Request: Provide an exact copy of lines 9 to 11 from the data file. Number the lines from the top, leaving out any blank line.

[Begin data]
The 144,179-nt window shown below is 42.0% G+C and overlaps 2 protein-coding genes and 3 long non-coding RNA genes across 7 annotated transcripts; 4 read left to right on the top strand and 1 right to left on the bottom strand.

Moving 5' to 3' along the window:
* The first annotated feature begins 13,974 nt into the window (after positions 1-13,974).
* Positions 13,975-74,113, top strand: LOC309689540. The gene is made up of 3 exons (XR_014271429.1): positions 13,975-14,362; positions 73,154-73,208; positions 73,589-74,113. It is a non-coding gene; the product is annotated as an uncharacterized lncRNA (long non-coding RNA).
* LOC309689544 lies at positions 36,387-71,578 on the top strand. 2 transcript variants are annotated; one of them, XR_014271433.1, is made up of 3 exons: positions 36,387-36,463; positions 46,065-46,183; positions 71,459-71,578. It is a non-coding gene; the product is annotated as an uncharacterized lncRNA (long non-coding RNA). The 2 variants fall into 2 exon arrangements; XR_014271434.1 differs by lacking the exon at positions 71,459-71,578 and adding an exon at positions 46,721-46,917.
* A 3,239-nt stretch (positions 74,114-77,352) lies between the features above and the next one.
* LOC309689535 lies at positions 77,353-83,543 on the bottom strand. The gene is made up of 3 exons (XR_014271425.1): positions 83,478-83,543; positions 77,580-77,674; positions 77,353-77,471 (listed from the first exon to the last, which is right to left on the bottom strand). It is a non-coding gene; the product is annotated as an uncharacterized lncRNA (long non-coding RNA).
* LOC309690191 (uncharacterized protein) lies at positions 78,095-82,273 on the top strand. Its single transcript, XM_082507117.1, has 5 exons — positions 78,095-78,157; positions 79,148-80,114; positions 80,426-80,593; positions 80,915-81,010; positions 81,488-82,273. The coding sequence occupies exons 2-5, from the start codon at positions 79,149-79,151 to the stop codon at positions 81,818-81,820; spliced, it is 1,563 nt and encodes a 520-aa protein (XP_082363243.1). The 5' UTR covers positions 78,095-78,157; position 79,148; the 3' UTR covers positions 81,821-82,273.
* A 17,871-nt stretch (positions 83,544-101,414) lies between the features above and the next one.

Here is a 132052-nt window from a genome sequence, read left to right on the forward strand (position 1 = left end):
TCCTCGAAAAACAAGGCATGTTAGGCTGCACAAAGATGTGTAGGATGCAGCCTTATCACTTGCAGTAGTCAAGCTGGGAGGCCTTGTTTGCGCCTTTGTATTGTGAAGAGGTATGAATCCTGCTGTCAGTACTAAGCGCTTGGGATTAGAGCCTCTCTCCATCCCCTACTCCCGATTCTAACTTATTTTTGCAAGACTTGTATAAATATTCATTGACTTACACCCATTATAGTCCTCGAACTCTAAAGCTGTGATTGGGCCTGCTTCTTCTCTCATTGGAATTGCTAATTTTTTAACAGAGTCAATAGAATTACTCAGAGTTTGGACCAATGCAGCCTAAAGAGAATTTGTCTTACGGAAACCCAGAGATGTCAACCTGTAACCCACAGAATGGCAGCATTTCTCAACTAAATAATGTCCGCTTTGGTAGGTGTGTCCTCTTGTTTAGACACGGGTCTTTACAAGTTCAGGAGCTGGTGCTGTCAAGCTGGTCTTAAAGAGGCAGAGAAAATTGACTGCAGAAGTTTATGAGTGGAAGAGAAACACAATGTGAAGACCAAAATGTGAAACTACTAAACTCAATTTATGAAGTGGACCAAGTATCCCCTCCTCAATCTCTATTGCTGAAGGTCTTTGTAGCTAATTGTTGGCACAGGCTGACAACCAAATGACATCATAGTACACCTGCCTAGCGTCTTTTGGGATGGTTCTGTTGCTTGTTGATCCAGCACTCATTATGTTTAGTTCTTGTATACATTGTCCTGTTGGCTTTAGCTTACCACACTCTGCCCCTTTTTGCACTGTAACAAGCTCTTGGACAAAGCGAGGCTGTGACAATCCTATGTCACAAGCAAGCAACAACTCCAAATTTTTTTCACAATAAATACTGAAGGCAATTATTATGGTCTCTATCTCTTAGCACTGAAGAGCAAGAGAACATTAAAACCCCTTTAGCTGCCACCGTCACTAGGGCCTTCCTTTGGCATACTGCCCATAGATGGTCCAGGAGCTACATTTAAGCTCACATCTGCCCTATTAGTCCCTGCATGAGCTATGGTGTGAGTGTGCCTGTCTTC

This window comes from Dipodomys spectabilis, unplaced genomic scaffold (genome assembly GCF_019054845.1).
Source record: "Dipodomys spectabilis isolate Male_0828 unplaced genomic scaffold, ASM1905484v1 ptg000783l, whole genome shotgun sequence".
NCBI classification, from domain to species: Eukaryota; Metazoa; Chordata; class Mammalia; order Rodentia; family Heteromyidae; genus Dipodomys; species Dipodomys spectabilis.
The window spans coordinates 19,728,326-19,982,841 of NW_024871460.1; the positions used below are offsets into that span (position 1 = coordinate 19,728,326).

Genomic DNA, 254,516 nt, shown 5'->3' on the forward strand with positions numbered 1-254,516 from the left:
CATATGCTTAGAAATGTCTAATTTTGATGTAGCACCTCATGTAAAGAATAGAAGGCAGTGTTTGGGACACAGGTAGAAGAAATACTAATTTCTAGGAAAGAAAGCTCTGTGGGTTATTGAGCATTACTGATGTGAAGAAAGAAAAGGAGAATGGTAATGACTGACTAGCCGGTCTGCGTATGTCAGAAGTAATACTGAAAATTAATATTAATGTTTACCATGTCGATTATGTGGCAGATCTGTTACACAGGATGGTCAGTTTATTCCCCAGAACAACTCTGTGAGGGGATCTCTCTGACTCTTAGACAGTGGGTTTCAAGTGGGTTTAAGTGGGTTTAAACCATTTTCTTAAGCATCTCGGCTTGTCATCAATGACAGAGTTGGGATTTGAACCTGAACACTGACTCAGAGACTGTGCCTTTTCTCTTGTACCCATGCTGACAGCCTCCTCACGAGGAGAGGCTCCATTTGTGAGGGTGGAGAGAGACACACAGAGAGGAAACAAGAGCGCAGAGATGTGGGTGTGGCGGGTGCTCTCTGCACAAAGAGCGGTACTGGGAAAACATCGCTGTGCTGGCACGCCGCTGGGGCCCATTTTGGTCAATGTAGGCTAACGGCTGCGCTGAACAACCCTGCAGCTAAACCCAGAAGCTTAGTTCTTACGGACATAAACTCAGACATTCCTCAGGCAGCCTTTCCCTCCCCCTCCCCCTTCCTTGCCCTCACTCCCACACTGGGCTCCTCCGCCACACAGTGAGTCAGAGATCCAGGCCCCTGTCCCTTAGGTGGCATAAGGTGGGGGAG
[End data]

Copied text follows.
* A 17,871-nt stretch (positions 83,544-101,414) lies between the features above and the next one.

Here is a 132052-nt window from a genome sequence, read left to right on the forward strand (position 1 = left end):
TCCTCGAAAAACAAGGCATGTTAGGCTGCACAAAGATGTGTAGGATGCAGCCTTATCACTTGCAGTAGTCAAGCTGGGAGGCCTTGTTTGCGCCTTTGTATTGTGAAGAGGTATGAATCCTGCTGTCAGTACTAAGCGCTTGGGATTAGAGCCTCTCTCCATCCCCTACTCCCGATTCTAACTTATTTTTGCAAGACTTGTATAAATATTCATTGACTTACACCCATTATAGTCCTCGAACTCTAAAGCTGTGATTGGGCCTGCTTCTTCTCTCATTGGAATTGCTAATTTTTTAACAGAGTCAATAGAATTACTCAGAGTTTGGACCAATGCAGCCTAAAGAGAATTTGTCTTACGGAAACCCAGAGATGTCAACCTGTAACCCACAGAATGGCAGCATTTCTCAACTAAATAATGTCCGCTTTGGTAGGTGTGTCCTCTTGTTTAGACACGGGTCTTTACAAGTTCAGGAGCTGGTGCTGTCAAGCTGGTCTTAAAGAGGCAGAGAAAATTGACTGCAGAAGTTTATGAGTGGAAGAGAAACACAATGTGAAGACCAAAATGTGAAACTACTAAACTCAATTTATGAAGTGGACCAAGTATCCCCTCCTCAATCTCTATTGCTGAAGGTCTTTGTAGCTAATTGTTGGCACAGGCTGACAACCAAATGACATCATAGTACACCTGCCTAGCGTCTTTTGGGATGGTTCTGTTGCTTGTTGATCCAGCACTCATTATGTTTAGTTCTTGTATACATTGTCCTGTTGGCTTTAGCTTACCACACTCTGCCCCTTTTTGCACTGTAACAAGCTCTTGGACAAAGCGAGGCTGTGACAATCCTATGTCACAAGCAAGCAACAACTCCAAATTTTTTTCACAATAAATACTGAAGGCAATTATTATGGTCTCTATCTCTTAGCACTGAAGAGCAAGAGAACATTAAAACCCCTTTAGCTGCCACCGTCACTAGGGCCTTCCTTTGGCATACTGCCCATAGATGGTCCAGGAGCTACATTTAAGCTCACATCTGCCCTATTAGTCCCTGCATGAGCTATGGTGTGAGTGTGCCTGTCTTC